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HISTORY BOT, Balmer cannot remove p.c. virus


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I have yet to get the link for this post, however Steven Ballmer of Microsoft was given a computer, with a virus intoned into it.


He had tried for quite a while, to get the virus out of the system, however could not.


The problem here is, that selling companies are after computer users.


This chasseing, to the point where they will use every style of spyware and or virus imaginable, in order to Trojan Horse into that particular system.


This problem is getting so bad, that the U.S. Senate is now assembling, concerning companies who do this.


There is one anti-spam company in England, that is headed by a former rock and roller, which expressly goes after spam.


I myself, don't believe in invading others computers.I don't, I simply keep out of them and would not go in, if I could.



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Ballmer unable to rid PC of spyware after 2 days


Microsoft takes on net nasties


double click | David Frith


JUNE 06, 2006


MICROSOFT executives love telling stories against each other. Here's one that platforms vice-president Jim Allchin told at a recent Windows Vista reviewers conference about chief executive Steve Ballmer.


It seems Steve was at a friend's wedding reception when the bride's father complained that his PC had slowed to a crawl and would Steve mind taking a look.


Allchin says Ballmer, the world's 13th wealthiest man with a fortune of about $18 billion, spent almost two days trying to rid the PC of worms, viruses, spyware, malware and severe fragmentation without success.


He lumped the thing back to Microsoft's headquarters and turned it over to a team of top engineers, who spent several days on the machine, finding it infected with more than 100 pieces of malware, some of which were nearly impossible to eradicate.


Among the problems was a program that automatically disabled any antivirus software.


"This really opened our eyes to what goes on in the real world," Allchin told the audience.


If the man at the top and a team of Microsoft's best engineers faced defeat, what chance do ordinary punters have of keeping their Windows PCs virus-free?


Ballmer and Allchin didn't get to be such wealthy executives by ignoring a business opportunity, so last week, Microsoft launched Windows Live OneCare.


In doing so it seems to have begun a new battle in the PC security war because antivirus software vendors Symantec and McAfee have announced new products to challenge OneCare.


Described as an "all-in-one, automatic and self-updating PC care service designed to help consumers more easily protect and maintain their PCs", OneCare is at present available only in the US, where users will pay an annual fee of $US50 ($66).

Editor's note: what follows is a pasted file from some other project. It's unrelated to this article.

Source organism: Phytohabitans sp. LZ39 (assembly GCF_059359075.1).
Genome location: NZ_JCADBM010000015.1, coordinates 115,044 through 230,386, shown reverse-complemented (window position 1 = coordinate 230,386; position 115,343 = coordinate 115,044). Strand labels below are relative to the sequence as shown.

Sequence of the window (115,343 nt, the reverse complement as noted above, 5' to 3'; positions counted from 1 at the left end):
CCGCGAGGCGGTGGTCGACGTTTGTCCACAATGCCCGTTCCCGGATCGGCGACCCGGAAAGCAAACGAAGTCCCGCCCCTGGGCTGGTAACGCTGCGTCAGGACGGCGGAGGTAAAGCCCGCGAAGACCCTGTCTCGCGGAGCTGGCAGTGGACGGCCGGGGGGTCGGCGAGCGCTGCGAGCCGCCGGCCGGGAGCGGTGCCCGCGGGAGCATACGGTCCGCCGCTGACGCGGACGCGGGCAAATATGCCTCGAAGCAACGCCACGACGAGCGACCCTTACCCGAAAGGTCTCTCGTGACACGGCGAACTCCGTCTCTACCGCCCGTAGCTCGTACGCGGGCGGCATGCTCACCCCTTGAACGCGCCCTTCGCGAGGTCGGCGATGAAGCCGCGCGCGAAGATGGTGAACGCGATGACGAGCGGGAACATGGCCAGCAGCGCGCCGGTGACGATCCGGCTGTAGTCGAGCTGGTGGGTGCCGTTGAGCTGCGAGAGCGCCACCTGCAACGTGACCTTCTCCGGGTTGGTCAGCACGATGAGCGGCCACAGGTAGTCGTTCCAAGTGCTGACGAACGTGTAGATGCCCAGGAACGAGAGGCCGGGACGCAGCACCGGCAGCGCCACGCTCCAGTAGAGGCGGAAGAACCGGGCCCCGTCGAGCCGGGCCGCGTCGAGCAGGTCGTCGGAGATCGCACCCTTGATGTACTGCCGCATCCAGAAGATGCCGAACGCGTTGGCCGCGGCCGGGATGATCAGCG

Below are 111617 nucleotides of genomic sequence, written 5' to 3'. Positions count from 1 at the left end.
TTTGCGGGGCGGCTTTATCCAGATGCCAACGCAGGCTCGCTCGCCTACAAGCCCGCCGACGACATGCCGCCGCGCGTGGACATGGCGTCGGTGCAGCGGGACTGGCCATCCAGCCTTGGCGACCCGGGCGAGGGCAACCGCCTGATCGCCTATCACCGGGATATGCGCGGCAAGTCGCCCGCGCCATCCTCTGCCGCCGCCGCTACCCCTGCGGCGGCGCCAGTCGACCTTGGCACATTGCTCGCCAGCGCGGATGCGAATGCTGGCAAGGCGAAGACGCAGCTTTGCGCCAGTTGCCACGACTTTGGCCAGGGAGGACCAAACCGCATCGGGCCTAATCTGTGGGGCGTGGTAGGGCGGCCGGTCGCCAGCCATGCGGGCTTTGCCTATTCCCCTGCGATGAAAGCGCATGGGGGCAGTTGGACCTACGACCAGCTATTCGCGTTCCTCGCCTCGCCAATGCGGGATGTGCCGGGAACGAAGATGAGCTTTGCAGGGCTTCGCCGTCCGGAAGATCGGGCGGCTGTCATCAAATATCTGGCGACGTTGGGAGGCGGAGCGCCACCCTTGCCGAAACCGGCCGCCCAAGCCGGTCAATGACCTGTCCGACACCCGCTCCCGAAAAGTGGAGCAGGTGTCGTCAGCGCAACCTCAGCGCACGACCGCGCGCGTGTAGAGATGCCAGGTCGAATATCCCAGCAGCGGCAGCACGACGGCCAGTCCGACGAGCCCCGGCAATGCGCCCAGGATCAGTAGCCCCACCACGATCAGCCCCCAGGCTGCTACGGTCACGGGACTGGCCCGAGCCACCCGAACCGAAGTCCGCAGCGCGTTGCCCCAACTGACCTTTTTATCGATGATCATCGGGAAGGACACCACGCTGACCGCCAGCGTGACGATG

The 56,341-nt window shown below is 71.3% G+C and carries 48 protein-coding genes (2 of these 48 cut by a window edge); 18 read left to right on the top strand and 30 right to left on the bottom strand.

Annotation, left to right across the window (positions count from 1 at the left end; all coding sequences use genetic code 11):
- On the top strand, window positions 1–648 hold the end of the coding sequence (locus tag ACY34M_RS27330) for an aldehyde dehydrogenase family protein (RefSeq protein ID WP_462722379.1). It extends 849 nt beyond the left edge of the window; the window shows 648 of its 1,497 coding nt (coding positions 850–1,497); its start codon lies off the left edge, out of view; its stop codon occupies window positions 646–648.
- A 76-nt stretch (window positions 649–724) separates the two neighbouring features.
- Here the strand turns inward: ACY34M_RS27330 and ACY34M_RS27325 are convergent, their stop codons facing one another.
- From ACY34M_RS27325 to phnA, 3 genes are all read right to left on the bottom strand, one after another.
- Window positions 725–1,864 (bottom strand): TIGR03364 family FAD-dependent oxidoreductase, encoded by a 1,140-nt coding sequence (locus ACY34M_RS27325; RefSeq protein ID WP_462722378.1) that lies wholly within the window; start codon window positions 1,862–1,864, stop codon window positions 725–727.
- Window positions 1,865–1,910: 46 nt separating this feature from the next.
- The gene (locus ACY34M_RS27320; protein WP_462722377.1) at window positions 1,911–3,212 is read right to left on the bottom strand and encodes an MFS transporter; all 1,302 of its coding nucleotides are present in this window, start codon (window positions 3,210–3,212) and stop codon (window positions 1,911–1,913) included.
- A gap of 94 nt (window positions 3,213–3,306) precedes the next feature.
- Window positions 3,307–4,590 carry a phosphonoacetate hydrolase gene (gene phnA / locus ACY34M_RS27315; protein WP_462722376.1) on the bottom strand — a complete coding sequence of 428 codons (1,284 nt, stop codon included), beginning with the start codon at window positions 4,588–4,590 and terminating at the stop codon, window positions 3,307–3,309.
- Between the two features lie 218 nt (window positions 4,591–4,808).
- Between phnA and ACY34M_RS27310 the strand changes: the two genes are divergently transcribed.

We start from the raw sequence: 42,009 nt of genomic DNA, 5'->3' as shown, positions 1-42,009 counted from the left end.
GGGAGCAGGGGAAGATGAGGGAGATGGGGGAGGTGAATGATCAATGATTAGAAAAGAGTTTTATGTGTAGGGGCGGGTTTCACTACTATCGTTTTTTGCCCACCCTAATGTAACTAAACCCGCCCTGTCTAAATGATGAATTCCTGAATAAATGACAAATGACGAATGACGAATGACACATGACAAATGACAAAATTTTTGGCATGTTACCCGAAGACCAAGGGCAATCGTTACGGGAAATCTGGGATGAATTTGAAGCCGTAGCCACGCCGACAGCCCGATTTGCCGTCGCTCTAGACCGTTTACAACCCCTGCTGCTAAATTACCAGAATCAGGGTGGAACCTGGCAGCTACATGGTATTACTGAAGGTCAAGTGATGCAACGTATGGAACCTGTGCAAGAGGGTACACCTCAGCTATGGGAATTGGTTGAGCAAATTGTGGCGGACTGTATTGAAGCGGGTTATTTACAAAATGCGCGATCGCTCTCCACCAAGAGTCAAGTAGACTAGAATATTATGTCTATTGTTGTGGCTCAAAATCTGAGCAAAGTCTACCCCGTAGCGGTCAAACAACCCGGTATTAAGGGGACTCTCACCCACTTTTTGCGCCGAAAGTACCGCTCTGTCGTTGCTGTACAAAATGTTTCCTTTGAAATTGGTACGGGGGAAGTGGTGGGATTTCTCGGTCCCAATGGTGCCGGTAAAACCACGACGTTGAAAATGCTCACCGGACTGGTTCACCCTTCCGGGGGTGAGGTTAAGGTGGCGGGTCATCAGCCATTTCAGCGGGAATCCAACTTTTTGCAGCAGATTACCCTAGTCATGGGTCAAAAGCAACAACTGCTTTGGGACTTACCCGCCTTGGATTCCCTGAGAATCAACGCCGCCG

DoubleClick thinks Microsoft has a hide to charge customers $66 a year to fix problems in its operating software that shouldn't be there in the first place, but no doubt many will pay up if it means an easy way of dealing with the increasing flood of viruses, worms, Trojans, spyware and other computing nasties.


There is no news yet of a OneCare release date in Australia or anywhere else outside North America, but you can safely bet it will be here soon.


Microsoft does offer a free online virus scanning and tune-up service that Australians can access online, although its features are not as comprehensive as those of OneCare. Called Windows Live Safety Centre, it is at http://safety.live.com.


Rivals Symantec and McAfee, which face losing big chunks of their multibillion-dollar businesses to Microsoft, aren't taking all this lying down.


Both have promised an Australian release of the rival all-in-one security products they are rushing to market.


Symantec has announced Norton 360, a consumer PC security service that will include online identity theft protection, backup and PC tune-up capabilities, and automatic updates.


It will work with Windows XP and the coming Windows Vista.


The full international release of Norton 360 is expected towards the end of the year, but Symantec is inviting would-be users to sign up for a beta version, expected in the next few months.


You can sign up at www.symantec.com/norton360 betaprereg


McAfee is calling its OneCare killer Falcon and has predicted a release date sometime between June 21 and September 23.


It is expected to contain antivirus, anti-phishing, spyware and root-kit detection features, along with automated backups and network security.


How well Symantec/Norton and McAfee will be able to compete with the Microsoft remains to be seen.


As commentators are pointing out, Microsoft has a huge captive audience to whom it can promote the new service: the many millions who download its regular security updates.


On the other hand, Symantec and McAfee can play on the distrust that many disgruntled users feel for Microsoft and maybe undercut the $66 fee. The war has just begun.


As a footnote, Symantec has just issued an automated back-up and recovery program for consumers.


Norton Save and Restore is said to make it very easy for home PC users to preserve photos, music files, financial information and other digital data.


It sells for $99.95 and until June 20 can be bought only at Dick Smith Electronics stores. From that date it will be more widely available.


[email protected]


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